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Papers of the Week

Papers: 10 Feb 2024 - 16 Feb 2024

2024 Feb 07

J Pain


Increased pain variability in patients with chronic pain: A role for pain catastrophizing.


Whitaker MM, Oddell D, Deboeck PR, Stefanucci JK, Okifuji A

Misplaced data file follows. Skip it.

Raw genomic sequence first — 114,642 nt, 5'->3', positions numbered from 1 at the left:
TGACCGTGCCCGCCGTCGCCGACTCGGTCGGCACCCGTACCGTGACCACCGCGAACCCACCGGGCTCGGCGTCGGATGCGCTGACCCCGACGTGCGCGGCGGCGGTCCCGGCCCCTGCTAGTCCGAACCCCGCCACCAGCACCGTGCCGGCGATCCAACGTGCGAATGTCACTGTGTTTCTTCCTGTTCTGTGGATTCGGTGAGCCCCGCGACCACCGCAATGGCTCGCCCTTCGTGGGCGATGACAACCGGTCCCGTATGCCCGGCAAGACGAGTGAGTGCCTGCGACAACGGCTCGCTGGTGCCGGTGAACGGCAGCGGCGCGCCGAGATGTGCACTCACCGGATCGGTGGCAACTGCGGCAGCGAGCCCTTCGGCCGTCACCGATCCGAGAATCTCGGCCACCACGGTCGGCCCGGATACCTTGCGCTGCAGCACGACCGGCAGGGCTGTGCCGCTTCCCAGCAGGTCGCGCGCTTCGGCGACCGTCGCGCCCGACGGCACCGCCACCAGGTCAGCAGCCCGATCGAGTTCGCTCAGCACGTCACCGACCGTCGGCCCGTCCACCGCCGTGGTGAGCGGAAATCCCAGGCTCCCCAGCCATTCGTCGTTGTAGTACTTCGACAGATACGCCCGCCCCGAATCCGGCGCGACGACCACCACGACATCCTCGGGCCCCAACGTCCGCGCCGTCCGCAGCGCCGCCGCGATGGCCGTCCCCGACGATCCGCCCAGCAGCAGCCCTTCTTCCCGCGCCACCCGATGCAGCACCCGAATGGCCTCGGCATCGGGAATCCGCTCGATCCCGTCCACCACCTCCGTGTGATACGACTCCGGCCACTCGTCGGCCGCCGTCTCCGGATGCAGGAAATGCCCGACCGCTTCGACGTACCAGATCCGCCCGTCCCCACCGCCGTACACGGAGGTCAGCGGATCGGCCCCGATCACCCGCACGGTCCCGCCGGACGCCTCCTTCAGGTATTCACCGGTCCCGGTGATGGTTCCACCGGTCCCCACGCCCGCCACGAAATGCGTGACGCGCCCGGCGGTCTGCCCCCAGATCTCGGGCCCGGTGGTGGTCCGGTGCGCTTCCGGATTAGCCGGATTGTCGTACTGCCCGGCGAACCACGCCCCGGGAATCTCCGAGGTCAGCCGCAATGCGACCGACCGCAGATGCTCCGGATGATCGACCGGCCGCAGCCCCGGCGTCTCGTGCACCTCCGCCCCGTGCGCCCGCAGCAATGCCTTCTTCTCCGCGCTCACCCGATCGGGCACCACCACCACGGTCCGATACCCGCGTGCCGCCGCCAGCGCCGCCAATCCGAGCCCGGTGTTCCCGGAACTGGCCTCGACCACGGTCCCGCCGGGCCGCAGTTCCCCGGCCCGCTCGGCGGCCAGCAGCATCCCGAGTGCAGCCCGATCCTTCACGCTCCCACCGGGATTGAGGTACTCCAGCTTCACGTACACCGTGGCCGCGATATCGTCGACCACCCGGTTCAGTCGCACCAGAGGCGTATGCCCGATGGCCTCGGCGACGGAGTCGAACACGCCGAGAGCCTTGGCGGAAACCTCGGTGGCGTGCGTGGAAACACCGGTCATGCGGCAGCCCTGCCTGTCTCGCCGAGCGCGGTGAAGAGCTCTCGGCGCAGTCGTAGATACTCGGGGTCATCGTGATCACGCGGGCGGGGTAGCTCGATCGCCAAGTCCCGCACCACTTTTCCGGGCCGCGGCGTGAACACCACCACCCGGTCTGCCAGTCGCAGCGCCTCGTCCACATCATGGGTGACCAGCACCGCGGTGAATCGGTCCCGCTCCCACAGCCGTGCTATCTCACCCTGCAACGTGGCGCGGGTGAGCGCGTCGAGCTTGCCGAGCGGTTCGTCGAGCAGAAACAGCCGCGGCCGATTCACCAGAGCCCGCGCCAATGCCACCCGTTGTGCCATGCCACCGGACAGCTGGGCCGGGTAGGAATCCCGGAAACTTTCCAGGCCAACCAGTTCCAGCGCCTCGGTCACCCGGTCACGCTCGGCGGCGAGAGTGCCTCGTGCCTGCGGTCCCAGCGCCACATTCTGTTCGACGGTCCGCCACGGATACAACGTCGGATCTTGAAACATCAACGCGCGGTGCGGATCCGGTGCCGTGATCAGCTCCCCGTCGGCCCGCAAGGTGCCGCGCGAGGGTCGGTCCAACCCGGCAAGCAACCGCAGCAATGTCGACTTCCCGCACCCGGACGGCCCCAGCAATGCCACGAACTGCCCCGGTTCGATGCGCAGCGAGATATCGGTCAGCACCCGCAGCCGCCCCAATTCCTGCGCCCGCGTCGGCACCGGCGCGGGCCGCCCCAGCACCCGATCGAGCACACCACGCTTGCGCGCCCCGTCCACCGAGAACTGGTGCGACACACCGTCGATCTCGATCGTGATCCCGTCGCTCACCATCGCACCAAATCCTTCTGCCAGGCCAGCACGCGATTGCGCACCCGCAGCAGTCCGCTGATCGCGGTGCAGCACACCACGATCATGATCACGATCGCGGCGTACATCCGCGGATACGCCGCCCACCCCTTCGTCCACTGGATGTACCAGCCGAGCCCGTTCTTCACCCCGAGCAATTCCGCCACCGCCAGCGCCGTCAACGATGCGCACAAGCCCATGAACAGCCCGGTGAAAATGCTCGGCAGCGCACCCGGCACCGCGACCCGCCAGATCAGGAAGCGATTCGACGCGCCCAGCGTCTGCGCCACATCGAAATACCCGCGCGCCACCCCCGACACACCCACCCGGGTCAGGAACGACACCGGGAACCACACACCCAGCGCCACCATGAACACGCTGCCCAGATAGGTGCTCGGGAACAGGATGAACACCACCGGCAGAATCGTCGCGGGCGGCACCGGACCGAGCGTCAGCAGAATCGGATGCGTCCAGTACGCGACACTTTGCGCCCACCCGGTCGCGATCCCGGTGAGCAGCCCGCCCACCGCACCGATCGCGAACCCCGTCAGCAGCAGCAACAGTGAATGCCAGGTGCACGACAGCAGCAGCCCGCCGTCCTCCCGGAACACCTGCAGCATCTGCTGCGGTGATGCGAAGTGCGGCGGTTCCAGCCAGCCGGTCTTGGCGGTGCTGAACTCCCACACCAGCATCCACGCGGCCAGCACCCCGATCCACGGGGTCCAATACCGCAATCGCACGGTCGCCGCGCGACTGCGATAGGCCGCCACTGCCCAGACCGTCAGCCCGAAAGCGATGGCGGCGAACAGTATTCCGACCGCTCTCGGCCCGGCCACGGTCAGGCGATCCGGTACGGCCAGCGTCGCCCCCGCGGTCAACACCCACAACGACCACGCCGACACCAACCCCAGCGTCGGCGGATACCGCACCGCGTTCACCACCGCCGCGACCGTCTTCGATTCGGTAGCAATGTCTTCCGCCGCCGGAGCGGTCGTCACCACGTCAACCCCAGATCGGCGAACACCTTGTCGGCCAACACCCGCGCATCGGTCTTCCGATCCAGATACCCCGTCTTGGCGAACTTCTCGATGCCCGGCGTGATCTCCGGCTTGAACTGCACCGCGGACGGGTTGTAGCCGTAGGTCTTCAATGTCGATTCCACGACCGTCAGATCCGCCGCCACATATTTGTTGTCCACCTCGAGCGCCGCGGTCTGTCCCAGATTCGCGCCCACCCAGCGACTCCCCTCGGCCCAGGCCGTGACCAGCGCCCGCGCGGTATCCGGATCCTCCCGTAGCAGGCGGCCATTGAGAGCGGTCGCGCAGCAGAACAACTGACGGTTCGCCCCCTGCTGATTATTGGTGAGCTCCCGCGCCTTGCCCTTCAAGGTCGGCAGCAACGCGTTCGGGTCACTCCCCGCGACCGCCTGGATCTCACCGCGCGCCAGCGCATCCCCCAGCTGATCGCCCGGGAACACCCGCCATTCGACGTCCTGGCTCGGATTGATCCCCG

Pain is an inherently negative perceptual and affective experience that acts as a warning system to protect the body from injury and illness. Pain unfolds over time and is influenced by myriad factors, making it highly dynamic. Despite this, pain is often measured statically, and any intra-individual variability in pain ratings is treated as noise or error. This is consequential, especially for research on chronic pain, because pain variability is associated with greater pain severity and depression. Yet, differences in pain variability between patients with chronic pain and controls in response to acute pain has not been fully examined-and it is unknown if dispositional factors such as pain catastrophizing (negative cognitive-affective response to potential or actual pain in which attention cannot be diverted away from pain) relate to pain variability. In the current study, we recruited chronic-pain patients (N=30) and pain-free controls (N=22) to complete a 30-second thermal pain task where they continually rated a painful thermal stimulus. To quantify pain variability and capture potential dynamics, we used both a traditional inta-individual standard deviation (iSD) metric of variability and a novel derivatives approach. For both metrics, patients with chronic pain had higher variability in their pain ratings over time, and pain catastrophizing significantly mediated this relationship. This suggests patients with chronic pain experience pain stimuli differently over time, and pain catastrophizing may account for this differential experience. PERSPECTIVE: The present study demonstrates (using multiple variability metrics) that chronic pain patients show more variability when rating experimental pain stimuli, and that pain catastrophizing helps explain this differential experience. These results provide preliminary evidence that short-term pain variability could have utility as a clinical marker in pain assessment and treatment.